Open Access

Seroprevalence of HBV and HCV in primary hepatocellular carcinoma patients in Zimbabwe

  • Nyasha Chin'ombe1, 2Email author,
  • Evans Chavhunduka2, 3 and
  • Hilda T Matarira2, 4
Contributed equally
Infectious Agents and Cancer20094:15

DOI: 10.1186/1750-9378-4-15

Received: 8 May 2009

Accepted: 8 October 2009

Published: 8 October 2009

Abstract

Background

Primary hepatocellular carcinoma (PHC) is one of the most common cancers in Zimbabwe. Hepatitis B virus (HBV) and hepatitis C virus (HCV) are suspected to play a major role in causing this cancer. The objective of this study was to determine the seroprevalence of HBV and HCV in PHC at Parirenyatwa Referral Hospital in Zimbabwe. We evaluated the serological markers of the two viruses in patients with PHC using commercially available enzyme-linked immunosorbent kits.

Results

Out of the 60 patients with PHC, 48.3% were seropositive for HBV and 20.0% were seropositive for HCV. Co-infection by HCV and HBV was found in 8% of the patients. Only 13.3% of the health controls (blood donors) were positive for HBV. All the controls were negative for HCV.

Conclusion

The high seropositivity of HBV and HCV in PHC in Zimbabwe suggested that the two viruses were a major cause of the cancer.

Background

Liver cancer is one of the most common cancers in Zimbabwe and Africa [1, 2]. Hepatitis B virus (HBV) and hepatitis C virus (HCV) are suspected to play an important aetiological role in liver cancer in this region and the continent. HBV is a partially double-stranded DNA virus and is an important cause of morbidity and mortality worldwide [3, 4]. Globally, it is estimated that about 2 billion people have been infected with HBV and about 350 million people are chronically infected [5]. Most of the chronically-infected people are found in developing countries and are at a high-risk of developing liver cirrhosis and hepatocellular carcinoma [6, 7]. Areas with high prevalence of HBV include Southeast Asia, China and Africa, where approximately 10% of the population are chronic carriers [5, 8]. In persons infected with HBV, morbidity and mortality result when inflammatory liver disease progresses to cirrhosis and primary hepatocellular carcinoma [8]. High-risk groups of HBV infection include intravenous drug users, attendees of sexually transmitted disease clinics, homosexual men, patients undergoing haemodialysis, children born to mothers who are hepatitis B surface antigen positive and health care workers [6, 7, 9].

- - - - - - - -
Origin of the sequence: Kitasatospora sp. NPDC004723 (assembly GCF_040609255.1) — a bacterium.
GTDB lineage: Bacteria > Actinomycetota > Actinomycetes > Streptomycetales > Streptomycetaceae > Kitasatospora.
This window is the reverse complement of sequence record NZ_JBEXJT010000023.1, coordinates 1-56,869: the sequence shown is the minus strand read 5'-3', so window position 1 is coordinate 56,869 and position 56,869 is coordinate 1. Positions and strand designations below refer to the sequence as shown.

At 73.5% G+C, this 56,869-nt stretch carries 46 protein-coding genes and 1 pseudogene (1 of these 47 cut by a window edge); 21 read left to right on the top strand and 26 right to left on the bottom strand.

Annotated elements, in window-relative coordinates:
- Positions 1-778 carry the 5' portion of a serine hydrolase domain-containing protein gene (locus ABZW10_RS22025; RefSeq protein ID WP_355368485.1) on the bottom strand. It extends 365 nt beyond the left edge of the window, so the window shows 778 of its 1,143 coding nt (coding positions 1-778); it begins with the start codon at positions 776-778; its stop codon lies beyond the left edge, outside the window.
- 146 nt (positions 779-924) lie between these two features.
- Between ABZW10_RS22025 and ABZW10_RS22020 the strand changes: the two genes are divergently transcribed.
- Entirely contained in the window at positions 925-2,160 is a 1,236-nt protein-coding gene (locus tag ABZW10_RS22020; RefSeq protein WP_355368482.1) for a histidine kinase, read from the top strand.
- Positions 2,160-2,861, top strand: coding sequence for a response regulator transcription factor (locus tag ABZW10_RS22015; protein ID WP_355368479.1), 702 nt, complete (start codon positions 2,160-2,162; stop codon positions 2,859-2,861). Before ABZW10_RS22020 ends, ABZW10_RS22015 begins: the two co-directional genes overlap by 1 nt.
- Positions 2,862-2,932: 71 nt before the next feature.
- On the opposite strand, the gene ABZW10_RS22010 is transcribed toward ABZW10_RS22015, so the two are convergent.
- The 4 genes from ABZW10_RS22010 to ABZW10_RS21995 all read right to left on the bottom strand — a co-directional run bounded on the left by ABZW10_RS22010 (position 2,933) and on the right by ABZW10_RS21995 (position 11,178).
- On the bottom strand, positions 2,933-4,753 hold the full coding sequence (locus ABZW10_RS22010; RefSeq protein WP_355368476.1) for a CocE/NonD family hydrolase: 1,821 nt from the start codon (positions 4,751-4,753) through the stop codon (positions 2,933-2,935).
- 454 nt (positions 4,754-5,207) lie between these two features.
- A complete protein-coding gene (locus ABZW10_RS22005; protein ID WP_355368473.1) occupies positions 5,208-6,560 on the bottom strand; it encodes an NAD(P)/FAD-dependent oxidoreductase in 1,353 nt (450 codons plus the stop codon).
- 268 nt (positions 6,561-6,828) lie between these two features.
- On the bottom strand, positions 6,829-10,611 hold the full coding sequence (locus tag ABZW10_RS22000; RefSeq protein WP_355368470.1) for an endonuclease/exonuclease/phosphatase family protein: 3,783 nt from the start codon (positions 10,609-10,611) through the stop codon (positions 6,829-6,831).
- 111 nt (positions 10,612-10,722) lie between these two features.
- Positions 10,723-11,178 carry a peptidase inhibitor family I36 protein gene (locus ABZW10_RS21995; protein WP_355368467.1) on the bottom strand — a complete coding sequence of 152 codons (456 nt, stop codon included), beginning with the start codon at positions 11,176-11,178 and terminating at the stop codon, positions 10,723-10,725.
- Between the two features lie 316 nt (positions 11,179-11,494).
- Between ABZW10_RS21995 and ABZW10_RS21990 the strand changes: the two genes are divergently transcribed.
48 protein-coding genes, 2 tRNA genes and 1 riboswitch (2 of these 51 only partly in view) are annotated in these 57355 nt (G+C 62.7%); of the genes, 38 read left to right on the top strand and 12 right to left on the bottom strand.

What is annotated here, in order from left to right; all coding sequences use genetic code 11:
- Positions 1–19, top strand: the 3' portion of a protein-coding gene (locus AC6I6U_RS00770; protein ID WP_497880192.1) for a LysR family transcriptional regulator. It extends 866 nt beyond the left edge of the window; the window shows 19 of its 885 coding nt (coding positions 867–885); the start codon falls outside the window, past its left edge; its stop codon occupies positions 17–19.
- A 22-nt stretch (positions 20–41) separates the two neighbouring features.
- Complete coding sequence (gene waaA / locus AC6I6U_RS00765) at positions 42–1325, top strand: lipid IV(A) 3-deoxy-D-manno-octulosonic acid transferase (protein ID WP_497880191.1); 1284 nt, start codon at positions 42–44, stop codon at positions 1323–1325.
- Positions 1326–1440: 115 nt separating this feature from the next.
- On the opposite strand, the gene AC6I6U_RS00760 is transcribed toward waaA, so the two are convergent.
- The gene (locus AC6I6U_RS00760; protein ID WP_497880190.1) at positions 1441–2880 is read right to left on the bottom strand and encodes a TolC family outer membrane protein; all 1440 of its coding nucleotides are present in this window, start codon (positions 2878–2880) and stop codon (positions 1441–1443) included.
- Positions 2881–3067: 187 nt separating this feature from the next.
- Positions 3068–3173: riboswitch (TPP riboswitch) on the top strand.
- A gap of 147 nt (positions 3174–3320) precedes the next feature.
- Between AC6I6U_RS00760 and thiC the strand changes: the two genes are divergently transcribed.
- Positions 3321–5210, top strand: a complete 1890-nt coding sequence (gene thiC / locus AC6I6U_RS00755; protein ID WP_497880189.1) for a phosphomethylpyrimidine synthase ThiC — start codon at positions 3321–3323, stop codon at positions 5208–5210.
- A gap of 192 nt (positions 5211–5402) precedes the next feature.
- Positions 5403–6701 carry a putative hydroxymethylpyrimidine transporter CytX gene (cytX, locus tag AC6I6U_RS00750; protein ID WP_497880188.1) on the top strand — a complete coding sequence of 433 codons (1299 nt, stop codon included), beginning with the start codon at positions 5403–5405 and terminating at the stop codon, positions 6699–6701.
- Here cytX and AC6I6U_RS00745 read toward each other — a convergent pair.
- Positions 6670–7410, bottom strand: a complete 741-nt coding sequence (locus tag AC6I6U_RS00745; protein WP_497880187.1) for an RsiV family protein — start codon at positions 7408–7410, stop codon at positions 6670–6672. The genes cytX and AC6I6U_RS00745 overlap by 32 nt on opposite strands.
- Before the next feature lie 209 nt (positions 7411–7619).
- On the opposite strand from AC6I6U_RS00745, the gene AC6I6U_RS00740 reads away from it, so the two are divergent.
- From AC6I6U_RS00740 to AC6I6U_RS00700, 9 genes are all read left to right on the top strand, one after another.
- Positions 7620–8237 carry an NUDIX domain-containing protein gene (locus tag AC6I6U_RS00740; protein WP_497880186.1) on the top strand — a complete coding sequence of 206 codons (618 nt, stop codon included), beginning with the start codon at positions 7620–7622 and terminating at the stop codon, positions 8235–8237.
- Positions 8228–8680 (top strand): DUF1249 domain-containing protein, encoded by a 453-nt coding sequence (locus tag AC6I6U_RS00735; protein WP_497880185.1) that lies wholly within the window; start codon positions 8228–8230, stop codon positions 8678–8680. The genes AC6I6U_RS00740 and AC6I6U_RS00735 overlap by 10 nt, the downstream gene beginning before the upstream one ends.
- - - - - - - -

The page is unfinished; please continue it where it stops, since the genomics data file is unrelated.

HCV is a positive-stranded RNA virus which belongs to the Flaviviridae family [10]. Worldwide, the virus infects about 170 million people [11]. Infection by this virus can be resolved spontaneously in only about 15-20% of cases and chronic infection is established in the remaining 80-85% [12]. Most of these chronic HCV infections usually lead to severe hepatitis, liver cirrhosis and hepatocellular carcinoma [1317]. The risk of developing PHC ranges from 1-5% after about two decades of chronic infection [18]. HCV infection usually occurs following direct parenteral exposure to contaminated body fluids, especially blood [16, 19]. The prevalence of both HBV and HCV in PHC in Zimbabwe is poorly known. It was against this background that we set out to evaluate the presence of antibodies to HBV surface antigen and HCV in patients with PHC at Parirenyatwa Central Hospital in Zimbabwe.

Results

Patient data